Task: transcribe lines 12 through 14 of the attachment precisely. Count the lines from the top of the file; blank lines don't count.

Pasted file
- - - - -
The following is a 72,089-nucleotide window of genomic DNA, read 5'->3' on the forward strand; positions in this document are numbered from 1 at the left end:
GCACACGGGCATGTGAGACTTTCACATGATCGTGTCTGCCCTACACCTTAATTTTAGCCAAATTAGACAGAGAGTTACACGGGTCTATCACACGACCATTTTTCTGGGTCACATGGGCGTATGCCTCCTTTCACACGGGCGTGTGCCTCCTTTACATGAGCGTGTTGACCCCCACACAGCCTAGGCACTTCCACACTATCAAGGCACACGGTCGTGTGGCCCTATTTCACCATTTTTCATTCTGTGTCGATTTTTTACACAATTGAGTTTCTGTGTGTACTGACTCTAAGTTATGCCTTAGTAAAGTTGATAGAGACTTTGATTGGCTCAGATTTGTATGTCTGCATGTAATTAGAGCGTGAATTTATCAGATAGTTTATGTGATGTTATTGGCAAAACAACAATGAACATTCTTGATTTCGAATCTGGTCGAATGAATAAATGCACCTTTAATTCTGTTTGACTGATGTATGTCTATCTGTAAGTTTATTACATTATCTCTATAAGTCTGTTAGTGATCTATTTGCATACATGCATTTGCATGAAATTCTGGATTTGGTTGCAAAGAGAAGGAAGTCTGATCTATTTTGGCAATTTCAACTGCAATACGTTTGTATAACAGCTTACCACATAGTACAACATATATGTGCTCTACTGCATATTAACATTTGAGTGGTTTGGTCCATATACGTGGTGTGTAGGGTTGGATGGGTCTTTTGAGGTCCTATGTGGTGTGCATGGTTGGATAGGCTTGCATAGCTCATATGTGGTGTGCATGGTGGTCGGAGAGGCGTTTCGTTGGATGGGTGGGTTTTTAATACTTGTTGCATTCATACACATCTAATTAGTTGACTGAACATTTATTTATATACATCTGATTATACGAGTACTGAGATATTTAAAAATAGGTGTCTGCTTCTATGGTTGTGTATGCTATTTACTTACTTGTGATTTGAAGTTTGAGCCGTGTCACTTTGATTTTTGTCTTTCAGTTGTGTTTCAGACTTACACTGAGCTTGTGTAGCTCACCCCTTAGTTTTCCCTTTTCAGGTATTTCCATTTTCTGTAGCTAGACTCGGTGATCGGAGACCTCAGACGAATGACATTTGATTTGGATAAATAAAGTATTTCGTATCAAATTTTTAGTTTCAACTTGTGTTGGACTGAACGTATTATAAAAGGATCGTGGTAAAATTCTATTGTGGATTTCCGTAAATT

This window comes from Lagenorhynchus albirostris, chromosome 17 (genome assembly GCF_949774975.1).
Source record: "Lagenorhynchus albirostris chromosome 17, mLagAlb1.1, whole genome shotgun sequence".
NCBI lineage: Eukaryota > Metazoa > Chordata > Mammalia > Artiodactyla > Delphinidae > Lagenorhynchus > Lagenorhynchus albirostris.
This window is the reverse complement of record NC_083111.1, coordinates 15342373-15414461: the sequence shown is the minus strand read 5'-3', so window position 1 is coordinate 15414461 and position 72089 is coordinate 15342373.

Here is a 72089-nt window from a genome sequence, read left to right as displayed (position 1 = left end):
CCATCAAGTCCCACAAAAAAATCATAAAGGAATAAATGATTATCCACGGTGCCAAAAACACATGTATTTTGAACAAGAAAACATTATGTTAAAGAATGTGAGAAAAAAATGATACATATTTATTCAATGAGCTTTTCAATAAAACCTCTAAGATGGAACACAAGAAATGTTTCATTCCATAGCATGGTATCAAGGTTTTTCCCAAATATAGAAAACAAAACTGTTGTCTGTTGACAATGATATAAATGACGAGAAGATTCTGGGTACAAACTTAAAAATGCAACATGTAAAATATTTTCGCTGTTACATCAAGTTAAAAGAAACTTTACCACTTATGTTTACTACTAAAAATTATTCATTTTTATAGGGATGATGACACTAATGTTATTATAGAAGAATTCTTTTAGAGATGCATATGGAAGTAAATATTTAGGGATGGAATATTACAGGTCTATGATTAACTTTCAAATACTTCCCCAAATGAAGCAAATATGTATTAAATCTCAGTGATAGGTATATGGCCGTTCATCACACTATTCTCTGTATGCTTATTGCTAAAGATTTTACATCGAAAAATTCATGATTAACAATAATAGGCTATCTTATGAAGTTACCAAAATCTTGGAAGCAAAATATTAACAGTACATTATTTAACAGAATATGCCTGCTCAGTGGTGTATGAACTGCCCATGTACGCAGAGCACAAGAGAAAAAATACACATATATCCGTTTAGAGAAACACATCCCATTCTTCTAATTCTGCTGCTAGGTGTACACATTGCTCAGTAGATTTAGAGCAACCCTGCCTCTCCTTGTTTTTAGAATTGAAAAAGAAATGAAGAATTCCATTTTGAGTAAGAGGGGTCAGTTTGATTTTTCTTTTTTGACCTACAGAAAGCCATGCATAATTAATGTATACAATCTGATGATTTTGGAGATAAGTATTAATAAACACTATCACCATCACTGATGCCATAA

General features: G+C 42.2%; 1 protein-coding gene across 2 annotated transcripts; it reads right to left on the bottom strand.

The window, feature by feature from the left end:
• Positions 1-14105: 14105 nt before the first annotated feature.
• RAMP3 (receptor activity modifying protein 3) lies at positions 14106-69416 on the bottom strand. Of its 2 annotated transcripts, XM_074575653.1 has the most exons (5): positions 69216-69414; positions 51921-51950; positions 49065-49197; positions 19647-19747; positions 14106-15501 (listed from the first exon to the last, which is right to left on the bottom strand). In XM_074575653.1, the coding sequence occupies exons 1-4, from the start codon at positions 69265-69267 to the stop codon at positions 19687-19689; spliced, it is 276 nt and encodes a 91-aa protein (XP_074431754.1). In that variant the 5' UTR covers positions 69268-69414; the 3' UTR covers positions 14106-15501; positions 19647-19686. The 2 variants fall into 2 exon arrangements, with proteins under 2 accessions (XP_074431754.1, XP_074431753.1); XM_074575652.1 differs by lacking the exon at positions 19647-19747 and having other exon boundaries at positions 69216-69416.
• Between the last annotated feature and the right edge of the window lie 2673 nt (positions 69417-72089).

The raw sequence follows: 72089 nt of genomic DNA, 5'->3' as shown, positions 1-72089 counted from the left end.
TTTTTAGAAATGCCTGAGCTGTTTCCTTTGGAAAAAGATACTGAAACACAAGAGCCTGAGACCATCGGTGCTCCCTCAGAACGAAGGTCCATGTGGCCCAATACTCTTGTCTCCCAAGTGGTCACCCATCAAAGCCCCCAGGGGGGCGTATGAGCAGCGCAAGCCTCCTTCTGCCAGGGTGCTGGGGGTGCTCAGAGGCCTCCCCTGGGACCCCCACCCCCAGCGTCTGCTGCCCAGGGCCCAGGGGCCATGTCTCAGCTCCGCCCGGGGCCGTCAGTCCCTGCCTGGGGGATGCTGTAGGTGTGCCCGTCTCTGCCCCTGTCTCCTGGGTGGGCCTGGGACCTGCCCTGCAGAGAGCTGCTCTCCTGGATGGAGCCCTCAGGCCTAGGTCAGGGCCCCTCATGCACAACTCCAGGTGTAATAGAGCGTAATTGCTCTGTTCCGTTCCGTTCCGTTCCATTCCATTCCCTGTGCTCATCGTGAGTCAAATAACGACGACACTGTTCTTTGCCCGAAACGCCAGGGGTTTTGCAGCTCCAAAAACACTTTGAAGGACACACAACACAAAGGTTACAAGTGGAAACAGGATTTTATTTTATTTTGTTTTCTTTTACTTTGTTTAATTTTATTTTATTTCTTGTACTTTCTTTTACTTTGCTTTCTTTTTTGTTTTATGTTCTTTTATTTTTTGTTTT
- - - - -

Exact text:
• RAMP3 (receptor activity modifying protein 3) lies at positions 14106-69416 on the bottom strand. Of its 2 annotated transcripts, XM_074575653.1 has the most exons (5): positions 69216-69414; positions 51921-51950; positions 49065-49197; positions 19647-19747; positions 14106-15501 (listed from the first exon to the last, which is right to left on the bottom strand). In XM_074575653.1, the coding sequence occupies exons 1-4, from the start codon at positions 69265-69267 to the stop codon at positions 19687-19689; spliced, it is 276 nt and encodes a 91-aa protein (XP_074431754.1). In that variant the 5' UTR covers positions 69268-69414; the 3' UTR covers positions 14106-15501; positions 19647-19686. The 2 variants fall into 2 exon arrangements, with proteins under 2 accessions (XP_074431754.1, XP_074431753.1); XM_074575652.1 differs by lacking the exon at positions 19647-19747 and having other exon boundaries at positions 69216-69416.
• Between the last annotated feature and the right edge of the window lie 2673 nt (positions 69417-72089).

The raw sequence follows: 72089 nt of genomic DNA, 5'->3' as shown, positions 1-72089 counted from the left end.